September 26, 2014
Guillermo Parra-Bernal and Luciana Otoni – Reuters, 9/26/2014
Bank lending in Brazil slowed for a seventh straight month in August, another sign that recent measures to unlock personal credit failed to offset the impact of high borrowing costs and weak economic activity.
Outstanding loans in Brazil’s banking system rose 11.1 percent in the 12 months through August, the central bank said in a report published on Friday. According to Thomson Reuters calculations, the annual growth of bank loan books is running at the slowest pace since at least late 2003.
Lending rose 1 percent in August from the prior month, reaching 2.86 trillion reais ($1.18 trillion), the report said. Loans in arrears for 90 days or more, the industry’s benchmark gauge for credit delinquencies, remained stable at 5 percent of outstanding loans last month.
September 23, 2014
Paulo Cabral – CCTV America, 09/22/2014
Brazil has become a destination for those who look for employment in emerging markets over the last a few years. A growing number of students and young professionals are moving to Brazil. CCTV America’S Paulo Cabral reports.
In one recent survey, 90 percent of the young professionals said they expected to work in at least three or four countries during their lives. Among the BRICS nations, Brazil, Russia, India, China and South Africa, Brazil was the preferred destination for 40 percent of the students.
The recession in Brazil hasn’t discouraged young professionals from coming here to build careers. Because of a shortage of skilled workers, the labor market remains tight and unemployment remains close to a record low of 4.9 percent.
September 8, 2014
Rogerio Jelmayer – The Wall Street Journal, 9/8/2014
Economists reduced once again their economic-expansion forecasts for Brazil for this year, after Latin America’s largest economy fell into a technical recession in the first half of the year, according to a weekly central-bank survey published Monday.
The survey’s 100 respondents reduced their estimates for economic growth this year to 0.48% from 0.52%, marking the 15th-consecutive reduction of the growth outlook for 2014. For next year, economists kept their estimates for an expansion of 1.10%.
Brazil’s gross domestic product shrank 0.6% in the second quarter from the previous three months, and first-quarter data was revised to a 0.2% contraction, according to the Brazilian Institute of Geography and Statistics, or IBGE, at the end of August. A conventional definition used by economists is that a recession is two consecutive quarterly declines in economic output.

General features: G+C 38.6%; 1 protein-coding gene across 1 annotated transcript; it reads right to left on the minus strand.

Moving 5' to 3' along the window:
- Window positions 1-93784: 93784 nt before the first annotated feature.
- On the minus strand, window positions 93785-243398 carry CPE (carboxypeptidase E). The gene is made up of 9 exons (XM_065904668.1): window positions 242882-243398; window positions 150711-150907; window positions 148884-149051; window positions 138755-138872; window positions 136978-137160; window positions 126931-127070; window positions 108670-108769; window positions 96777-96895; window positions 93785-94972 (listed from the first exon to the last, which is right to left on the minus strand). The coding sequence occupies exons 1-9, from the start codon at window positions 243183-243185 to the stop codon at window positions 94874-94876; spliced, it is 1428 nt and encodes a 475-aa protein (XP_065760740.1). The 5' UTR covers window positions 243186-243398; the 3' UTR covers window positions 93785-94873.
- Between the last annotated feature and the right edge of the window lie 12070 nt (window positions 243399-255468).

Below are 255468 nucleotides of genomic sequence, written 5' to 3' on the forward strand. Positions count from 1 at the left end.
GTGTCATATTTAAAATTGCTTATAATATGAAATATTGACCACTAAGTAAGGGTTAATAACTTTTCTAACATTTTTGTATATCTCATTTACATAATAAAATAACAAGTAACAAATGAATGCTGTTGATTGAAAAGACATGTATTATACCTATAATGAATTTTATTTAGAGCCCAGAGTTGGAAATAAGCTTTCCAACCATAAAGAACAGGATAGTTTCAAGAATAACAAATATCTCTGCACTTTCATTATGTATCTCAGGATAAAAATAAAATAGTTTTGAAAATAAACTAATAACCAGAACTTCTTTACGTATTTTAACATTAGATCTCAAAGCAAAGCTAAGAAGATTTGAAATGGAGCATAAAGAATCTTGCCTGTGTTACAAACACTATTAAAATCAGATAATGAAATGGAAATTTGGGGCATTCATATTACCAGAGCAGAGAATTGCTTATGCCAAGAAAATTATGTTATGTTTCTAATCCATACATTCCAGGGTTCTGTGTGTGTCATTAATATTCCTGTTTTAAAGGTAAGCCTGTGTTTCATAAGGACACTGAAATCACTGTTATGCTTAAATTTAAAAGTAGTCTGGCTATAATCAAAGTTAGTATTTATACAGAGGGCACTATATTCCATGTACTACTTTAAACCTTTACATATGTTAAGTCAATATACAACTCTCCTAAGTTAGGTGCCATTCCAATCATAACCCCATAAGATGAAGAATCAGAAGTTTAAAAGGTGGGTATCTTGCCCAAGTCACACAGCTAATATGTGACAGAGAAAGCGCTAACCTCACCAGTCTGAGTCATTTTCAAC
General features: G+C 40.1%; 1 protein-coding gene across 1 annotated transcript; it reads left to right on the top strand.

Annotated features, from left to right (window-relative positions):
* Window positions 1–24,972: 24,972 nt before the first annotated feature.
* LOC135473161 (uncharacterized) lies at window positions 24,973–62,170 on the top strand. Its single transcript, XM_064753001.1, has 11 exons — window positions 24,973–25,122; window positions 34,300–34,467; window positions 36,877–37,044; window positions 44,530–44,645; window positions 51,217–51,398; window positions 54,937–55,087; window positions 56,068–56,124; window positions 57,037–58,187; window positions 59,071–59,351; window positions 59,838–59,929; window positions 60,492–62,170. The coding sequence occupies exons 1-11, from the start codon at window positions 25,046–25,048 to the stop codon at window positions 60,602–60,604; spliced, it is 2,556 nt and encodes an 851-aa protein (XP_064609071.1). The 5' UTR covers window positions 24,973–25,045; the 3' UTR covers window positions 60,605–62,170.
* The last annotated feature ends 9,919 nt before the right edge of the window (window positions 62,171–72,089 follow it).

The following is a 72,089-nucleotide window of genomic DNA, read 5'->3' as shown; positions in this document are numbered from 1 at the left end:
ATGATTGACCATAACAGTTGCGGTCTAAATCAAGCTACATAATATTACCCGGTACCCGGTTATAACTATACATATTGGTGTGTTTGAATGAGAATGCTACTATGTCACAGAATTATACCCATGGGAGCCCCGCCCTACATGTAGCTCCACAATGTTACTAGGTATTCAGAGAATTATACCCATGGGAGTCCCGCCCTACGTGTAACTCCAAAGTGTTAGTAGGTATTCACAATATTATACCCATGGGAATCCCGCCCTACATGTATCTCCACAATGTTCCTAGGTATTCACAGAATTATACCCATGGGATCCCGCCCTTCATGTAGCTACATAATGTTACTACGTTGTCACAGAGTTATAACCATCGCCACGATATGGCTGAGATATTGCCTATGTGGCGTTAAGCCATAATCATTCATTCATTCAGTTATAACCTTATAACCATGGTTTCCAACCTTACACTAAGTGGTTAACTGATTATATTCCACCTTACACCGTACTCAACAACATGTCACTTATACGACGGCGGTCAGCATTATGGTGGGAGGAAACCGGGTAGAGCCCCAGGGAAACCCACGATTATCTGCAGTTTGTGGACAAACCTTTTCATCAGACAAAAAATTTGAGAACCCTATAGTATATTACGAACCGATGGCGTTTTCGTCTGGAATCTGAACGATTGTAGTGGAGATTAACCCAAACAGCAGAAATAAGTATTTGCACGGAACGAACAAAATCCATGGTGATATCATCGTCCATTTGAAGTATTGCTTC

September 5, 2014
The Economist (print edition), 9/6/2014
“We are not in a recession,” insisted Guido Mantega, Brazil’s finance minister, on August 29th. According to the most common definition—two consecutive quarters of falling output—he is wrong. Official figures released earlier that day showed that GDP fell by 0.6% between the first and second quarters (an annualised contraction of 2.4%). Output also fell, by 0.2%, in the first three months of the year.
Brazil’s economy has now shrunk in three of the last four quarters. Most analysts think it will not grow at all this year; a year ago they were expecting growth of 3%. In 2015 the economy is likely to expand by only 1%. Not even Mr Mantega can deny that Brazil is going through a rough patch.
The government blames a weak global recovery from the financial crisis of 2008-09 and a surfeit of public holidays during the month-long football World Cup, which concluded in Brazil on July 13th. These were decreed by federal, state and municipal authorities to ease pressure on public transport as hordes of fans descended on host cities. Itaú, a big Brazilian bank, reckons fewer working days account for half the latest fall in GDP. (Critics note that the Copa was meant to be an economic boon, not a curse.) Industrial production picked up in July, with its fewer feriados—but not nearly enough to offset June’s 1.4% decline. Inventories remain uncomfortably high: carmakers’ stocks, for instance, are 50% bigger than usual.
August 25, 2014
Brad Haynes and Silvio Cascione – Chicago Tribune, 8/22/2014
Many of Brazil’s biggest retailers, homebuilders and carmakers are cutting jobs as Latin America’s largest economy teeters on the edge of recession, a fresh blow to President Dilma Rousseff’s re-election bid.
For years, low unemployment was key to Brazil’s emergence as an economic power and important gains in the fight against poverty.
The unemployment rate remains near record lows of around 5 percent and the leftist Rousseff regularly touts it as a success of the ruling Workers’ Party over the last 12 years.
August 22, 2014
Silvio Cascione and Luciana Otoni – Reuters, 8/22/2014
Brazil posted a current account deficit of $6.018 billion in July, central bank data showed on Friday, growing more than expected from the month before.
The country had been expected to post a deficit of $5.8 billion, according to the median forecast of 15 analysts in a Reuters poll. Brazil’s current account deficit in June was $3.345 billion.
Foreign direct investment in Latin America’s largest economy was $5.898 billion in July, above market expectations of $5.4 billion.